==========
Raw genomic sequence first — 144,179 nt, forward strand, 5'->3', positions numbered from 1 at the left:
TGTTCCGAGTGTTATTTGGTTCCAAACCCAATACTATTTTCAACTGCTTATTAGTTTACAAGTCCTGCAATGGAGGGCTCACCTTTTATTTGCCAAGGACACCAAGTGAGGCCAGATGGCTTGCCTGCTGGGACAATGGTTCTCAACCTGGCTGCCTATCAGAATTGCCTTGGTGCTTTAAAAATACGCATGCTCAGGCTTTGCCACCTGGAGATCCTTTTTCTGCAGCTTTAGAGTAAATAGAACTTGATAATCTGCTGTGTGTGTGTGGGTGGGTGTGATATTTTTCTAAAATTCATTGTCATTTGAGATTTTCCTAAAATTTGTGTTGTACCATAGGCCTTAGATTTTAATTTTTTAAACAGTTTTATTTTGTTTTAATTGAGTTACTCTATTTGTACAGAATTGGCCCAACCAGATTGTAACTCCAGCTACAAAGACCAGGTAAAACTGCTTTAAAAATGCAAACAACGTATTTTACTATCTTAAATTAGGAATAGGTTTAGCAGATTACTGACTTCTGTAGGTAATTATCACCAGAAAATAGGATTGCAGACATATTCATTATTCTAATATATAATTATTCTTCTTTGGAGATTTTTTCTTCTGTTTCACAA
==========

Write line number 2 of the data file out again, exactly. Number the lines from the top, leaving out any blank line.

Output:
TGTTCCGAGTGTTATTTGGTTCCAAACCCAATACTATTTTCAACTGCTTATTAGTTTACAAGTCCTGCAATGGAGGGCTCACCTTTTATTTGCCAAGGACACCAAGTGAGGCCAGATGGCTTGCCTGCTGGGACAATGGTTCTCAACCTGGCTGCCTATCAGAATTGCCTTGGTGCTTTAAAAATACGCATGCTCAGGCTTTGCCACCTGGAGATCCTTTTTCTGCAGCTTTAGAGTAAATAGAACTTGATAATCTGCTGTGTGTGTGTGGGTGGGTGTGATATTTTTCTAAAATTCATTGTCATTTGAGATTTTCCTAAAATTTGTGTTGTACCATAGGCCTTAGATTTTAATTTTTTAAACAGTTTTATTTTGTTTTAATTGAGTTACTCTATTTGTACAGAATTGGCCCAACCAGATTGTAACTCCAGCTACAAAGACCAGGTAAAACTGCTTTAAAAATGCAAACAACGTATTTTACTATCTTAAATTAGGAATAGGTTTAGCAGATTACTGACTTCTGTAGGTAATTATCACCAGAAAATAGGATTGCAGACATATTCATTATTCTAATATATAATTATTCTTCTTTGGAGATTTTTTCTTCTGTTTCACAA